Auschwitz. There isn’t a word that conjures up more horror than this one does. I will never forget the day I walked here. There were 1.3 million men, women and children murdered here.
I learned about the Holocaust in school. I do not remember what grade I was in or how old I was, it’s just something I always knew about it seems. Maybe some of my teachers can shed some light on when I would have learned this. I know what happened, but after being there, I learned more. Any mistakes in the re-telling here are mine.
There are those that believe the Holocaust didn’t happen and it’s all a big lie. I’m not interested in those people or their opinions.
War is ugly. Human history is full of it and we continually fight over religion, land, money and different beliefs. Humanity has not learned a damn thing over many thousands of years about getting along. We do learn new ways to kill each other more violently and in greater numbers.
I am fascinated by history and Auschwitz has been a place that I have always wanted to visit. I have googled and looked at their website many times. It’s not a place where many will go or want to go. For me, it was to witness the history and not let it be relegated to the history books and forgotten.
I bought my ticket online a few days before and I found it stressful. The thought of going and seeing upset me. I wasn’t sure if I’d be able to emotionally get through the day. I went and I’m glad that I did. It was a rainy day when I took a bus from Krakow to Oswiecim. I learned that the Polish town of Oswiecim is for the most part unknown. I learned that it is known by it’s German name of Auschwitz.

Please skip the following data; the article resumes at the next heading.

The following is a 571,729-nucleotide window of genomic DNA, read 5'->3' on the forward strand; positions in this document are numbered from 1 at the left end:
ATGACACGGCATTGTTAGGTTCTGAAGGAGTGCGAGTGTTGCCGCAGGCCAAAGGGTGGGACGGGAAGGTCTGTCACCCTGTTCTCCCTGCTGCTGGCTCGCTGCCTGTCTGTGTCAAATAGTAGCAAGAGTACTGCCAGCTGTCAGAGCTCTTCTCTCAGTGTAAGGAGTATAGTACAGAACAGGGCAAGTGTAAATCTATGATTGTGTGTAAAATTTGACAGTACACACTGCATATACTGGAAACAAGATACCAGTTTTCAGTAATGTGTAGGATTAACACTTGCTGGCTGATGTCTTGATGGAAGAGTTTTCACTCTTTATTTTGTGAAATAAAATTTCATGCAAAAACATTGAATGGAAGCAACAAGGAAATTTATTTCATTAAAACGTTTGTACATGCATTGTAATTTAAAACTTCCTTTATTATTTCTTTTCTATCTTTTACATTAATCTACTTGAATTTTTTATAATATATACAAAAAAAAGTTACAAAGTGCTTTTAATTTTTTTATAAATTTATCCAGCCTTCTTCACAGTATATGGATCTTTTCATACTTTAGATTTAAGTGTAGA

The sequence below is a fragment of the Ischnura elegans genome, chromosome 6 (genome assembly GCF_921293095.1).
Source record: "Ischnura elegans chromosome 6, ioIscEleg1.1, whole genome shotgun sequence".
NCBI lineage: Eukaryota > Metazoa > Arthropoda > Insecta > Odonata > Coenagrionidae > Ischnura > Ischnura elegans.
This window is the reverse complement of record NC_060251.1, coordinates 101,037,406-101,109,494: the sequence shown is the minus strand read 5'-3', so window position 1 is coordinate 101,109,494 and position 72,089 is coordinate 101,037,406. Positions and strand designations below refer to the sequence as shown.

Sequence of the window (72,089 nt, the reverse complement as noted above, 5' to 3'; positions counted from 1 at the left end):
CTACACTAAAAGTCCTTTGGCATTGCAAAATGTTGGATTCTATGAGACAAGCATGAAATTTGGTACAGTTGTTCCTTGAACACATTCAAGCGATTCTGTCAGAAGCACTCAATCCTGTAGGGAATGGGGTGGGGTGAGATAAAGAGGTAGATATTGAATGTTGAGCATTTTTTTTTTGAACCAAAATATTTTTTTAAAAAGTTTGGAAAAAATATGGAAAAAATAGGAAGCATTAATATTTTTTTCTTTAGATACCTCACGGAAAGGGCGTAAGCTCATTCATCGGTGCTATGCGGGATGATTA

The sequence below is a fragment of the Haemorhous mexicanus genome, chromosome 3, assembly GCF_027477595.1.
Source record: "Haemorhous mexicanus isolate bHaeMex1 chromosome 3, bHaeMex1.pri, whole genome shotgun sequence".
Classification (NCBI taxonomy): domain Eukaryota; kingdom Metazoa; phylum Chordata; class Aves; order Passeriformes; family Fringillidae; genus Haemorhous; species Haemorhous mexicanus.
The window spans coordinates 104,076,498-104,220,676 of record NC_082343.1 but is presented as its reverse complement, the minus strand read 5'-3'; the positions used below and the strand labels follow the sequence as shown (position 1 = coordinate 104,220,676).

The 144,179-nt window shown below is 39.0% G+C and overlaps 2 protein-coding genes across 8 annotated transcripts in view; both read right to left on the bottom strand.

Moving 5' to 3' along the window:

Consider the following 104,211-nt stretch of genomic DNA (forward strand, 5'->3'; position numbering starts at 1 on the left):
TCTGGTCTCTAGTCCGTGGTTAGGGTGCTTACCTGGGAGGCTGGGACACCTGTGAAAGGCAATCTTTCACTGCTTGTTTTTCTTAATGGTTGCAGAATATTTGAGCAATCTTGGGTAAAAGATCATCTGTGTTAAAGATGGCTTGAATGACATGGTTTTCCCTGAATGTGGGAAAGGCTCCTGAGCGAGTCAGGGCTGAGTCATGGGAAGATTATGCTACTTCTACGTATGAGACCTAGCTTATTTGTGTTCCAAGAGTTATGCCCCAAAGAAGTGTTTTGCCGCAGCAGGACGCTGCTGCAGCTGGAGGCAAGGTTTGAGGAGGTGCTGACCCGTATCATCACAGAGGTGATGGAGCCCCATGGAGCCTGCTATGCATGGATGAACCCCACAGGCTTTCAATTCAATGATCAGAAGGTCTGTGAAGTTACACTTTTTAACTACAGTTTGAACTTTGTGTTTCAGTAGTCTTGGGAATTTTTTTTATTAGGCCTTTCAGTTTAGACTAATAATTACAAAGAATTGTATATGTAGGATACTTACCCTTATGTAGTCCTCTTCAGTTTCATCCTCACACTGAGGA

I learned that “Auschwitz” consisted of many different concentration and extermination camps. The two that I saw were Auschwitz I, the original concentration camp and Auschwitz II – Birkenau, a concentration and extermination camp.
There were many different tours in many languages. My English tour was for 1:15 and the guide was amazing. She knew the history, the numbers and was respectful of where we were. I wasn’t planning on taking any pictures, but we were encouraged to. Visitors need to go away and tell the story so that it isn’t forgotten. There were a few places where pictures weren’t allowed and the guide informed us of this when we got to those places.
Auschwitz I held about 16,000 prisoners and consisted of brick barracks. It was a concentration camp and also exterminated Jewish people in the gas chamber. Stepping through the gate shook me up. The barbed wire is still there.
The story is told in some of these barracks where there are many displays set up as part of the museum.
This particular picture made me cry. This woman is talking to a prisoner. He knew her fate. Did they know each other? Were they related? Maybe husband and wife and he ended up in the camp before her? Did he love her? What is the story? We’ll never know. Would it have been better to make a run for it and die with a bullet in the back or go for a shower not knowing that you’re going to die in a few minutes? I can’t fathom the magnitude of the horror inflicted upon these people.